If you are a family caregiver of a loved one with Alzheimer’s disease, you know that the holidays bring special challenges. On one hand, you enjoy all the music and decorations, as well as getting together with family and friends. However, all that hustle and bustle can create unwanted tensions as you struggle to balance holiday plans with caring for your loved one.
What you need to know is that if you are not careful you may find your emotional and physical health spiraling out of control. Caregiver burnout is a very real health issue. And it can be even more devastating over the holidays.
That is why it’s so important to take special care of yourself these days. And, for selfless and dedicated family caregivers, like you, that’s not easy.
Here are some tips we’ve collected, from our own staff and other professional resources to help you stress less over the holidays and enjoy them more:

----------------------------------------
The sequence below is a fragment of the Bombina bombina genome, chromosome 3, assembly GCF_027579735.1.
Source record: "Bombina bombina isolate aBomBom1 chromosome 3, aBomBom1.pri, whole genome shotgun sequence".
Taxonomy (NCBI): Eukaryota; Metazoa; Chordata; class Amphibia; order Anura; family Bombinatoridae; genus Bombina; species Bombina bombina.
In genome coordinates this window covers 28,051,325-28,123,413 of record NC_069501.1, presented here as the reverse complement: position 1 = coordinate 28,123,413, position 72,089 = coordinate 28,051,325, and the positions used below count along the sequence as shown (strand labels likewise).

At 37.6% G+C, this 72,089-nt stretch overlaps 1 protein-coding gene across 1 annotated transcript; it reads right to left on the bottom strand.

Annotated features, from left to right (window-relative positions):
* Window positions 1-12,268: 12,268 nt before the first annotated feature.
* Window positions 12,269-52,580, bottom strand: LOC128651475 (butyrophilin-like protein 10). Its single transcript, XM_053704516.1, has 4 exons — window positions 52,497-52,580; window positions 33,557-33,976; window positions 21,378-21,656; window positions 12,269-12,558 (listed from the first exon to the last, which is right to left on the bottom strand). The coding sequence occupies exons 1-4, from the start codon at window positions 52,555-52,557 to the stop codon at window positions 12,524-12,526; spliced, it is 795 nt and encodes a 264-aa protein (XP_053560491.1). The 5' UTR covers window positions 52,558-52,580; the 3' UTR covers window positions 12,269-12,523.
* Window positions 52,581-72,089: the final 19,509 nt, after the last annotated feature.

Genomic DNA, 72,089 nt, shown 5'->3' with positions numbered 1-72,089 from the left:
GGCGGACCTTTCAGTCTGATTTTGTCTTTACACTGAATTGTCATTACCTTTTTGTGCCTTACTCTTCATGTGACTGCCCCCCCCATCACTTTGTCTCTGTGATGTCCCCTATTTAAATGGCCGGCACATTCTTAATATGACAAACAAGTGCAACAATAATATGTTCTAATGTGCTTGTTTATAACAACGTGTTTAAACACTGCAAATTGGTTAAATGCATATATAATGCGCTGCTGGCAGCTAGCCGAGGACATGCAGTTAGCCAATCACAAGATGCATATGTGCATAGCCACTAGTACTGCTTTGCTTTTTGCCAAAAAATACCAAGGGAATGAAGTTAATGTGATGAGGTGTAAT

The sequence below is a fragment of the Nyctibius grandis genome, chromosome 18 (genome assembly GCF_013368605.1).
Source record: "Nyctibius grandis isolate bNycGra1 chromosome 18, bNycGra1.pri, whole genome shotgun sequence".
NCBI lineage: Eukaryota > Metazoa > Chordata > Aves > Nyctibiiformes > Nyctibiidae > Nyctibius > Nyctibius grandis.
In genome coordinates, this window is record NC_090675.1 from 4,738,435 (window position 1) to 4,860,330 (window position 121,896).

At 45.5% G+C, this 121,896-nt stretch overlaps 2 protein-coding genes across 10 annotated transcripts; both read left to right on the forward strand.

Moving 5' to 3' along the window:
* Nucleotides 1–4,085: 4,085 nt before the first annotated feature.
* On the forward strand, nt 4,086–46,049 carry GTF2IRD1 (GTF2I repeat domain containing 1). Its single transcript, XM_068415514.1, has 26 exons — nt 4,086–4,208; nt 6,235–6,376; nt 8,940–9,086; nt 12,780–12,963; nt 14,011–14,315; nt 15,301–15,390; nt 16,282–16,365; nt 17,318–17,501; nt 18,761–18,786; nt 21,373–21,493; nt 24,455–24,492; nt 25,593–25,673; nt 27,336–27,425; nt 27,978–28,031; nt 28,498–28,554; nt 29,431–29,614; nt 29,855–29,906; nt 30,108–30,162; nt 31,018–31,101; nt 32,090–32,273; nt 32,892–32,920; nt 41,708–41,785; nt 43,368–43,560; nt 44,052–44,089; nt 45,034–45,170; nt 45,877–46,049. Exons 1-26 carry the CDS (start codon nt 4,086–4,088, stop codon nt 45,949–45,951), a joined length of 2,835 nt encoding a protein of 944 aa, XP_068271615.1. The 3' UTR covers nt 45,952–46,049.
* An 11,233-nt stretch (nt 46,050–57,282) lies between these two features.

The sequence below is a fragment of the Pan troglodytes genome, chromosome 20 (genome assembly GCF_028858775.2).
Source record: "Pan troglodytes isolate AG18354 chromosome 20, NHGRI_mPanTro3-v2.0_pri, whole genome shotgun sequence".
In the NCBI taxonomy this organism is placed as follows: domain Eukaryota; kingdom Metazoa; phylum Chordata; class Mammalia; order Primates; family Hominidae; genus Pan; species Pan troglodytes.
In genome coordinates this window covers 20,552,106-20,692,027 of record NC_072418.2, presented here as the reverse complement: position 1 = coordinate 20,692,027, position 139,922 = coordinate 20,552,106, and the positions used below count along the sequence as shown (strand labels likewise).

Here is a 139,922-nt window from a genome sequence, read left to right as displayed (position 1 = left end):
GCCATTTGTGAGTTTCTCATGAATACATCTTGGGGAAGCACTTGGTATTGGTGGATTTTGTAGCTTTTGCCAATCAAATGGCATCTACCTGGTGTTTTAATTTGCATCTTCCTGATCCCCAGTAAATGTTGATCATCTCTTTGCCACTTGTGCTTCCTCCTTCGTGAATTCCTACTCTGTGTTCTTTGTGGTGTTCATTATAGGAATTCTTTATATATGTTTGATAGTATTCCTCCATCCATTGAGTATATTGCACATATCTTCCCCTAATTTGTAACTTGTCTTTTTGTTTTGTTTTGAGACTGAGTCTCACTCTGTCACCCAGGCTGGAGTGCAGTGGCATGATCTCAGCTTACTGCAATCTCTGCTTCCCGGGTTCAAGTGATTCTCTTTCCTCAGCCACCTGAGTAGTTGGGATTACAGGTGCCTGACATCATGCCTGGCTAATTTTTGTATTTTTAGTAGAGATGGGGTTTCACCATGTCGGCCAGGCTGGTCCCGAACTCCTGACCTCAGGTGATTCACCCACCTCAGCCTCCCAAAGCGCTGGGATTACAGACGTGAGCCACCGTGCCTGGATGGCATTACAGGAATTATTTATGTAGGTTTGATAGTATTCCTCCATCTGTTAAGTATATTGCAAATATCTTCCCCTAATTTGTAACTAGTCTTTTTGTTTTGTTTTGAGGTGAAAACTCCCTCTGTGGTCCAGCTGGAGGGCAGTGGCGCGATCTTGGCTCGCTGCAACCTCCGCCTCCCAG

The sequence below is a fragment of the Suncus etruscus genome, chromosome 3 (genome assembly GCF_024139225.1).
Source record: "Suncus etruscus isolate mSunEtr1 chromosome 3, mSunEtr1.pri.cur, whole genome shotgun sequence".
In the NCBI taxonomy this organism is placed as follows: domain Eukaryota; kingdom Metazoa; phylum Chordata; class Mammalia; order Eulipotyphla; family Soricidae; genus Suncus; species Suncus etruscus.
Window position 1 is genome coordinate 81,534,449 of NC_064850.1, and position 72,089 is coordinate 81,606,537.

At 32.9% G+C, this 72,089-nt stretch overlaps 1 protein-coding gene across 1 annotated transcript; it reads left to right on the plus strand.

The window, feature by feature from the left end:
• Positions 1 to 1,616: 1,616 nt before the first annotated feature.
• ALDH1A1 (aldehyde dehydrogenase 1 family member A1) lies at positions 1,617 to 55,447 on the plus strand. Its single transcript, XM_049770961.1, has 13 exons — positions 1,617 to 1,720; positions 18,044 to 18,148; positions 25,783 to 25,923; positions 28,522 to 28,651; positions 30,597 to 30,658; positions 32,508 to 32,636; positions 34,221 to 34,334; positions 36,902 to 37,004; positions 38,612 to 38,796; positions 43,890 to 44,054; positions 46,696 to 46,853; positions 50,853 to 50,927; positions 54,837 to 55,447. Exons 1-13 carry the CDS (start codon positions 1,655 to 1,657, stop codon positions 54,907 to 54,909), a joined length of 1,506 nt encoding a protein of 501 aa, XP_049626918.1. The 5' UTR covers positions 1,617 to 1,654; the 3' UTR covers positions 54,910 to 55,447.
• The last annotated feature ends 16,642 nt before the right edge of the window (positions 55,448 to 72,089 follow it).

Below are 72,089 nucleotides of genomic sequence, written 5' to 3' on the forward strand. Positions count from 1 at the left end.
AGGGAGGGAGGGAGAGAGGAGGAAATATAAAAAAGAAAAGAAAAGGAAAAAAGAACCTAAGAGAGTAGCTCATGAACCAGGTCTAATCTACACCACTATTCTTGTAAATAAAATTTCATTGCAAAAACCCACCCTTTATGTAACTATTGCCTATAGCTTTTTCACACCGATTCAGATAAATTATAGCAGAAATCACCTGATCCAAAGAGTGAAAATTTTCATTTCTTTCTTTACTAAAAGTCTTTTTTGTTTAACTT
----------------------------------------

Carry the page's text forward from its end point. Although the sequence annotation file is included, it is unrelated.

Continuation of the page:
- Exercise. A short work out, or even a walk, helps reduce stress.
- Eat well. A balanced meal will fortify you and help bolster your immune system.
- Get your sleep! This is needed to recharge your body and your mind.
- Reduce responsibilities and lower self-expectations. Eliminate or cut down on any activities you don’t truly enjoy. Let others do some of the baking or shopping for you.
- Reach out for help. You need breaks. Let your inner circle know and don’t be afraid to ask them to relieve you for an afternoon or evening so that you can take some time for yourself. Consider joining a local dementia support group as well.
These steps may seem obvious and yet most caregivers neglect to take them. Don’t let the simplicity of them lead you to downplay their power.
Instead, wake up each day and ask yourself, “Am I doing too much?” “How can I get a better night’s sleep tonight?” “Who can relieve me of my caregiving duties so that I can spend an afternoon on my own?”
Caring for yourself makes you a better caregiver to others. Make sure you treating yourself to the same tender loving care you give your loved one. It will make all the difference.